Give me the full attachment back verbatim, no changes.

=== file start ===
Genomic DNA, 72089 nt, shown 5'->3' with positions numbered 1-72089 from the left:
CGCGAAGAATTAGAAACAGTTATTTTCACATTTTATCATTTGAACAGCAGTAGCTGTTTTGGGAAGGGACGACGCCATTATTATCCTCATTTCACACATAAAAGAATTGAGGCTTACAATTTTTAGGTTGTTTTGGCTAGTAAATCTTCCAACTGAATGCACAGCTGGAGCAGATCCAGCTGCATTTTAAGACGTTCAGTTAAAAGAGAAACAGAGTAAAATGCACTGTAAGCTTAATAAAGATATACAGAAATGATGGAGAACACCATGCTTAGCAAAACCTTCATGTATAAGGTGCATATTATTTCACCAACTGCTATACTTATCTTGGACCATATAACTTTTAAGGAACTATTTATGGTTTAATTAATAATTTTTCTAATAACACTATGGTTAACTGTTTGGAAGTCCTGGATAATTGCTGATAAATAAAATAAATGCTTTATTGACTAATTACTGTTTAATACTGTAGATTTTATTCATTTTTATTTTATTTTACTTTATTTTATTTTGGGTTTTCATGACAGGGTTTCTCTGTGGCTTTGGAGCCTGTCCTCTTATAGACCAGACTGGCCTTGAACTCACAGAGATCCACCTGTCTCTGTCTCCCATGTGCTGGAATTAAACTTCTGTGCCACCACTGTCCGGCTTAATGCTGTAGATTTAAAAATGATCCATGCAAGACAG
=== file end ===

Genomic DNA, 72089 nt, shown 5'->3' with positions numbered 1-72089 from the left:
CGCGAAGAATTAGAAACAGTTATTTTCACATTTTATCATTTGAACAGCAGTAGCTGTTTTGGGAAGGGACGACGCCATTATTATCCTCATTTCACACATAAAAGAATTGAGGCTTACAATTTTTAGGTTGTTTTGGCTAGTAAATCTTCCAACTGAATGCACAGCTGGAGCAGATCCAGCTGCATTTTAAGACGTTCAGTTAAAAGAGAAACAGAGTAAAATGCACTGTAAGCTTAATAAAGATATACAGAAATGATGGAGAACACCATGCTTAGCAAAACCTTCATGTATAAGGTGCATATTATTTCACCAACTGCTATACTTATCTTGGACCATATAACTTTTAAGGAACTATTTATGGTTTAATTAATAATTTTTCTAATAACACTATGGTTAACTGTTTGGAAGTCCTGGATAATTGCTGATAAATAAAATAAATGCTTTATTGACTAATTACTGTTTAATACTGTAGATTTTATTCATTTTTATTTTATTTTACTTTATTTTATTTTGGGTTTTCATGACAGGGTTTCTCTGTGGCTTTGGAGCCTGTCCTCTTATAGACCAGACTGGCCTTGAACTCACAGAGATCCACCTGTCTCTGTCTCCCATGTGCTGGAATTAAACTTCTGTGCCACCACTGTCCGGCTTAATGCTGTAGATTTAAAAATGATCCATGCAAGACAG